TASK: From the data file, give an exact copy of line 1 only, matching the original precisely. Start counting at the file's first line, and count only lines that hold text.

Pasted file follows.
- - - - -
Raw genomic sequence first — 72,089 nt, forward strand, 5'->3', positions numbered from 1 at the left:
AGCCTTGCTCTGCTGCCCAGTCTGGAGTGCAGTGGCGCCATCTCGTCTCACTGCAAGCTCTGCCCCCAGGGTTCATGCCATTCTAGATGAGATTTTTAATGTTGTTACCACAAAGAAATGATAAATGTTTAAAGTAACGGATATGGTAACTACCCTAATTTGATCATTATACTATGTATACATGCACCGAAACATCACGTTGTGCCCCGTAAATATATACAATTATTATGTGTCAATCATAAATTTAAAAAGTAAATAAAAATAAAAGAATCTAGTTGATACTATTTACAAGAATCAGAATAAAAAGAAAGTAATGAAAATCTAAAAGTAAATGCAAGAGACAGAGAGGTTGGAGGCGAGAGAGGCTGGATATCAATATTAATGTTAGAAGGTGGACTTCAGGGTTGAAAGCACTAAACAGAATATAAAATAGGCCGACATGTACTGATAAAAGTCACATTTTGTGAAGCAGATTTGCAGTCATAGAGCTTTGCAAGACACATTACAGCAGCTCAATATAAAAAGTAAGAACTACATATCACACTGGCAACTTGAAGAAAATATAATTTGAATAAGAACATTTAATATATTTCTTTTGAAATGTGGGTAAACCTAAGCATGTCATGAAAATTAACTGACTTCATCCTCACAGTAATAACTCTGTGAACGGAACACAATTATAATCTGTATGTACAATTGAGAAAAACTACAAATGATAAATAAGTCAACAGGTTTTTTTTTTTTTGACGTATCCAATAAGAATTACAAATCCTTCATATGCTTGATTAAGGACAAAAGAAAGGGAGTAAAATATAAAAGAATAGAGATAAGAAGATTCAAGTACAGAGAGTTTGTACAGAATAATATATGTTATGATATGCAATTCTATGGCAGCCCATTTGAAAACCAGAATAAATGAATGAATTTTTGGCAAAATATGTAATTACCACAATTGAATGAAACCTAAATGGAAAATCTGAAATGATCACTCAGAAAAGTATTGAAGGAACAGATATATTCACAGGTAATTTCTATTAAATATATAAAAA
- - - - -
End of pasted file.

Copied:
Raw genomic sequence first — 72,089 nt, forward strand, 5'->3', positions numbered from 1 at the left: